Clay Shirky published an excellent essay on his blog on newspapers in the digital age.
Trying to understand an industry that hangs on to wishful thinking not connected with the reality around us, Shirky evokes a previous revolution -- the one of the printing press:
"That is what real revolutions are like. The old stuff gets broken faster than the new stuff is put in its place. The importance of any given experiment isnâ€™t apparent at the moment it appears; big changes stall, small changes spread. Even the revolutionaries canâ€™t predict what will happen. Agreements on all sides that core institutions must be protected are rendered meaningless by the very people doing the agreeing. (Luther and the Church both insisted, for years, that whatever else happened, no one was talking about a schism.) Ancient social bargains, once disrupted, can neither be mended nor quickly replaced, since any such bargain takes decades to solidify.
And so it is today. When someone demands to be told how we can replace newspapers, they are really demanding to be told that we are not living through a revolution. They are demanding to be told that old systems wonâ€™t break before new systems are in place. They are demanding to be told that ancient social bargains arenâ€™t in peril, that core institutions will be spared, that new methods of spreading information will improve previous practice rather than upending it. They are demanding to be lied to.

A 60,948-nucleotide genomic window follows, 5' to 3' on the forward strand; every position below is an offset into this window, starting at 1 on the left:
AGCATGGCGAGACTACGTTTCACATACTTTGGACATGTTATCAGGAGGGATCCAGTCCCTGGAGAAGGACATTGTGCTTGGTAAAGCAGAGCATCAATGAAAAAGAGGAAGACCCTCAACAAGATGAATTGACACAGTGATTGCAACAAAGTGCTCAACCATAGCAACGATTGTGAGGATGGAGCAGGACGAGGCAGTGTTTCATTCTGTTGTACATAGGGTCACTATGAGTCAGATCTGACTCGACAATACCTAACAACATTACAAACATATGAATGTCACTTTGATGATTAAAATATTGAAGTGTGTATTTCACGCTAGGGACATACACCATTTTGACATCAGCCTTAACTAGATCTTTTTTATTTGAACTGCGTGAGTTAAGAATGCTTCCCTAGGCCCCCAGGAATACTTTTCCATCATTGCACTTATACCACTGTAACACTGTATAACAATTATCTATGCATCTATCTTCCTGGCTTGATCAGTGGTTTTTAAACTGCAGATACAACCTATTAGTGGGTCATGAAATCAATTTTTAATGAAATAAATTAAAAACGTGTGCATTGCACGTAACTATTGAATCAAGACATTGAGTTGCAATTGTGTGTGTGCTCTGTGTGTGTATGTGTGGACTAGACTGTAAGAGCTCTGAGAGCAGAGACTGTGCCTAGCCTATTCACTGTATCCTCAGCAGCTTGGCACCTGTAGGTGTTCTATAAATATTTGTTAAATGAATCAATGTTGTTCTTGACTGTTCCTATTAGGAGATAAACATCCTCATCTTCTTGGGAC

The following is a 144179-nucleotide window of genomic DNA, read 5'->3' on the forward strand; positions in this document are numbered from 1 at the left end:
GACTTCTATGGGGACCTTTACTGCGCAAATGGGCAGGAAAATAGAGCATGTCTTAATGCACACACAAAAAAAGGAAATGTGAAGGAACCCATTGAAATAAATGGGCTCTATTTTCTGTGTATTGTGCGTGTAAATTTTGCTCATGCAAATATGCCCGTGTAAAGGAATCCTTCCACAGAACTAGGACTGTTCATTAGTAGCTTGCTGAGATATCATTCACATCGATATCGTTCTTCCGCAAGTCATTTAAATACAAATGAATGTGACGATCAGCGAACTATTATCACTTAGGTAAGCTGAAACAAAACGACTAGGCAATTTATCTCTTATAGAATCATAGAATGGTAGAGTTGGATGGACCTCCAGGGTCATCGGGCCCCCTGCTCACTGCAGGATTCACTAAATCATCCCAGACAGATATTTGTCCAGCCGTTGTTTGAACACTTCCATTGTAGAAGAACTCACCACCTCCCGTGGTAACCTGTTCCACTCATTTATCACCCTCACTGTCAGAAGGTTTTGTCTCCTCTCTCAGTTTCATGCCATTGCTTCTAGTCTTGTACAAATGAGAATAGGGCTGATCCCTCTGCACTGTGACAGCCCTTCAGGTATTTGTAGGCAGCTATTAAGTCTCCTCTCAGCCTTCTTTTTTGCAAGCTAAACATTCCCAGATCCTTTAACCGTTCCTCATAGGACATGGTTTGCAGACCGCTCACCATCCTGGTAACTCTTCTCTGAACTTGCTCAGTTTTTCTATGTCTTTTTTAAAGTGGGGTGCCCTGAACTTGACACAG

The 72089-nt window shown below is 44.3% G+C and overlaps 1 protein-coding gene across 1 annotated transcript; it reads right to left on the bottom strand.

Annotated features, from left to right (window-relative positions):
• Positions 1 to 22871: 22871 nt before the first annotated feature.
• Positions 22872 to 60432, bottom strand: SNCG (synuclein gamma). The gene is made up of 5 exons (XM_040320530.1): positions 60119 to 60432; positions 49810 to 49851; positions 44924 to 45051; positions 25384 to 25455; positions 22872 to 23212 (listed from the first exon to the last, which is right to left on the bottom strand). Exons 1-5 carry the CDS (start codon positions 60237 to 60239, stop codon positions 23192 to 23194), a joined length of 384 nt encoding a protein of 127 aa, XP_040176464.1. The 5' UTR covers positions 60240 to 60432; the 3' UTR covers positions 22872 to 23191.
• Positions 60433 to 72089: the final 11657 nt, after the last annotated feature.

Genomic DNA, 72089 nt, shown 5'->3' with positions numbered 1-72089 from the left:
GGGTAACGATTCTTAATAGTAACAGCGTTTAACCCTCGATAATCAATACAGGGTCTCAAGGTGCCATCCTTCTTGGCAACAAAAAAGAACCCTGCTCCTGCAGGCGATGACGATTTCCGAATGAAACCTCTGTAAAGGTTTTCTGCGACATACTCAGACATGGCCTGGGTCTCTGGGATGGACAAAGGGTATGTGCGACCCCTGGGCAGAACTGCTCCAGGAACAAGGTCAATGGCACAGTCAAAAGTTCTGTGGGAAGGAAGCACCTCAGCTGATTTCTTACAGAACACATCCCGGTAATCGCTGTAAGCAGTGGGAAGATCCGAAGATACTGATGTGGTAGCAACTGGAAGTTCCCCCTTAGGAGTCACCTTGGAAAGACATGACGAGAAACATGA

There are fewer and fewer people who can convincingly tell such a lie.
A highly recommended read.
(And a recent speech by New York Times CEO Arthur Sulzberger, Jr. pretty much confirms what Shirky says.)